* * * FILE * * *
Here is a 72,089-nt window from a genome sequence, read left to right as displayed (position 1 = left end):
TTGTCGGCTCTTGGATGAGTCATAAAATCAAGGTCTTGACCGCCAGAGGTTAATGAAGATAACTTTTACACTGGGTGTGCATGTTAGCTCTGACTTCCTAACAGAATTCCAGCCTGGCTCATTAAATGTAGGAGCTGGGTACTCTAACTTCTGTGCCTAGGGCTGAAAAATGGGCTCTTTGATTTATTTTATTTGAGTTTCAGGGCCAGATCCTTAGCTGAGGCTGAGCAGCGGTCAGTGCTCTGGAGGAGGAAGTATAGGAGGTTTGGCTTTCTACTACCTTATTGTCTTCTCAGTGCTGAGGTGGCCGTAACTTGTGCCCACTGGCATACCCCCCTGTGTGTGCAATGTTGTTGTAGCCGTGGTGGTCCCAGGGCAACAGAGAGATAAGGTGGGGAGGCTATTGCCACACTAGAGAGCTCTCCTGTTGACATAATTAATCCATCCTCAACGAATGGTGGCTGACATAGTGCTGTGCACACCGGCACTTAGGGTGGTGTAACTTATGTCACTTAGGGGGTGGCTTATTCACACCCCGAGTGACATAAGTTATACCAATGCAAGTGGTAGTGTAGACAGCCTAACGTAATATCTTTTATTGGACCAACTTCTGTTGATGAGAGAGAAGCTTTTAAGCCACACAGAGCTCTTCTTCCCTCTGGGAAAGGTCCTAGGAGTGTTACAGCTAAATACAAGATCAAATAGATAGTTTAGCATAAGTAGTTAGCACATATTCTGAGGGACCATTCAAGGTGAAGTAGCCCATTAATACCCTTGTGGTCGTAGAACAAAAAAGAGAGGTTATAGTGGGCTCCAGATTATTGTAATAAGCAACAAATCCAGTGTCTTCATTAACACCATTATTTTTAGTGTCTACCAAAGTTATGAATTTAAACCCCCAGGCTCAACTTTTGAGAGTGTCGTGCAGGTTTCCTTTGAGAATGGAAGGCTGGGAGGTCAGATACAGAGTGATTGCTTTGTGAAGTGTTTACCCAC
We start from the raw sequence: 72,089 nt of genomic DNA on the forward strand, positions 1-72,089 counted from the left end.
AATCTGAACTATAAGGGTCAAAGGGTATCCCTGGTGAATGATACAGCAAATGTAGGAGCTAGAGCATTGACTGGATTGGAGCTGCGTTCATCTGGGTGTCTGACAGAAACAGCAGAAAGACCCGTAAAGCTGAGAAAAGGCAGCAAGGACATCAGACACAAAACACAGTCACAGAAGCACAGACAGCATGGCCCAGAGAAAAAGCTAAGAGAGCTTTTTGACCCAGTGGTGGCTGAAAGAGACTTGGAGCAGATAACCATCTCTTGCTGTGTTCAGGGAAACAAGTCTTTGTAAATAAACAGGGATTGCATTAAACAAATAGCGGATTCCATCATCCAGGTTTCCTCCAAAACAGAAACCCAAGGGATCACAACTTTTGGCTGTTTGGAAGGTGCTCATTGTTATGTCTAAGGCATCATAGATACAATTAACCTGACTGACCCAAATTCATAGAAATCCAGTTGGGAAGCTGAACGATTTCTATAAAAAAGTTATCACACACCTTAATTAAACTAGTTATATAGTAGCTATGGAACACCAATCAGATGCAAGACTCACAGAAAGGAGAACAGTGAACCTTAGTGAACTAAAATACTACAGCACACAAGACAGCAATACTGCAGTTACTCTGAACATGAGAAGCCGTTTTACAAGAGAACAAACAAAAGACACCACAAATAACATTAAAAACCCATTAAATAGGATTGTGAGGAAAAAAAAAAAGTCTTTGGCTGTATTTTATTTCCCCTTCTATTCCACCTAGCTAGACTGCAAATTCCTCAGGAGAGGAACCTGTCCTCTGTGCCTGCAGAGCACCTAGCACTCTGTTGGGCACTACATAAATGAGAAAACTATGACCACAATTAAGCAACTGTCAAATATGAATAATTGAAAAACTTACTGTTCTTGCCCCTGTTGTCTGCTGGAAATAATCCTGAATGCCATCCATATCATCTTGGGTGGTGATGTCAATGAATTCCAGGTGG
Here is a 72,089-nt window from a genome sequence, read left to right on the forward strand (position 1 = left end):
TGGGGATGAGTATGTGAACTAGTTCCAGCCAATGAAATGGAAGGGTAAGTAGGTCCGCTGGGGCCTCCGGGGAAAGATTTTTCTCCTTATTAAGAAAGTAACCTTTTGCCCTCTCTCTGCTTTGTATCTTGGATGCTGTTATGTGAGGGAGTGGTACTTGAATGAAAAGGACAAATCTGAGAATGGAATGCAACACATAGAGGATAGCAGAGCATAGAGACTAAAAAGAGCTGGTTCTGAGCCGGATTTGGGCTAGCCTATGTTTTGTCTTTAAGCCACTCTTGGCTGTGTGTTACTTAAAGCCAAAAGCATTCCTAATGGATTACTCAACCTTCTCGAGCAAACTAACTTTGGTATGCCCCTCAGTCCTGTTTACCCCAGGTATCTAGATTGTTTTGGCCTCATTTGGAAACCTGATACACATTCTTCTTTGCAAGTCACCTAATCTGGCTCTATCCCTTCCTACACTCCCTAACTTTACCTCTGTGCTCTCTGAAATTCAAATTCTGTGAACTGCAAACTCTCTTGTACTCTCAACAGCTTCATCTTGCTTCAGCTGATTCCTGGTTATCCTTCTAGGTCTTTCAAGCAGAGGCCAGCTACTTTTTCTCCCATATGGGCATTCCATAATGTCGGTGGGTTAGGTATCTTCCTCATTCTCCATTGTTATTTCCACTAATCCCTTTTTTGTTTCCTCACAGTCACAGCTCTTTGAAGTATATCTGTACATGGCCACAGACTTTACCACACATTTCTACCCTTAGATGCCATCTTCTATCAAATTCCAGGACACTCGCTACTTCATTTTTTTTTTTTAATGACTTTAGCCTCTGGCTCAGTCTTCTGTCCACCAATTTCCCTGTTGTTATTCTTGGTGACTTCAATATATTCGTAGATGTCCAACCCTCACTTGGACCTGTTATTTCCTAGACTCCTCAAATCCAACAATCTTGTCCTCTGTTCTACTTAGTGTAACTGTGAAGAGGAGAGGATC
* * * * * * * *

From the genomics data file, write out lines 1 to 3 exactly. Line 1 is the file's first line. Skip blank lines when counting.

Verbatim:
Here is a 72,089-nt window from a genome sequence, read left to right as displayed (position 1 = left end):
TTGTCGGCTCTTGGATGAGTCATAAAATCAAGGTCTTGACCGCCAGAGGTTAATGAAGATAACTTTTACACTGGGTGTGCATGTTAGCTCTGACTTCCTAACAGAATTCCAGCCTGGCTCATTAAATGTAGGAGCTGGGTACTCTAACTTCTGTGCCTAGGGCTGAAAAATGGGCTCTTTGATTTATTTTATTTGAGTTTCAGGGCCAGATCCTTAGCTGAGGCTGAGCAGCGGTCAGTGCTCTGGAGGAGGAAGTATAGGAGGTTTGGCTTTCTACTACCTTATTGTCTTCTCAGTGCTGAGGTGGCCGTAACTTGTGCCCACTGGCATACCCCCCTGTGTGTGCAATGTTGTTGTAGCCGTGGTGGTCCCAGGGCAACAGAGAGATAAGGTGGGGAGGCTATTGCCACACTAGAGAGCTCTCCTGTTGACATAATTAATCCATCCTCAACGAATGGTGGCTGACATAGTGCTGTGCACACCGGCACTTAGGGTGGTGTAACTTATGTCACTTAGGGGGTGGCTTATTCACACCCCGAGTGACATAAGTTATACCAATGCAAGTGGTAGTGTAGACAGCCTAACGTAATATCTTTTATTGGACCAACTTCTGTTGATGAGAGAGAAGCTTTTAAGCCACACAGAGCTCTTCTTCCCTCTGGGAAAGGTCCTAGGAGTGTTACAGCTAAATACAAGATCAAATAGATAGTTTAGCATAAGTAGTTAGCACATATTCTGAGGGACCATTCAAGGTGAAGTAGCCCATTAATACCCTTGTGGTCGTAGAACAAAAAAGAGAGGTTATAGTGGGCTCCAGATTATTGTAATAAGCAACAAATCCAGTGTCTTCATTAACACCATTATTTTTAGTGTCTACCAAAGTTATGAATTTAAACCCCCAGGCTCAACTTTTGAGAGTGTCGTGCAGGTTTCCTTTGAGAATGGAAGGCTGGGAGGTCAGATACAGAGTGATTGCTTTGTGAAGTGTTTACCCAC
We start from the raw sequence: 72,089 nt of genomic DNA on the forward strand, positions 1-72,089 counted from the left end.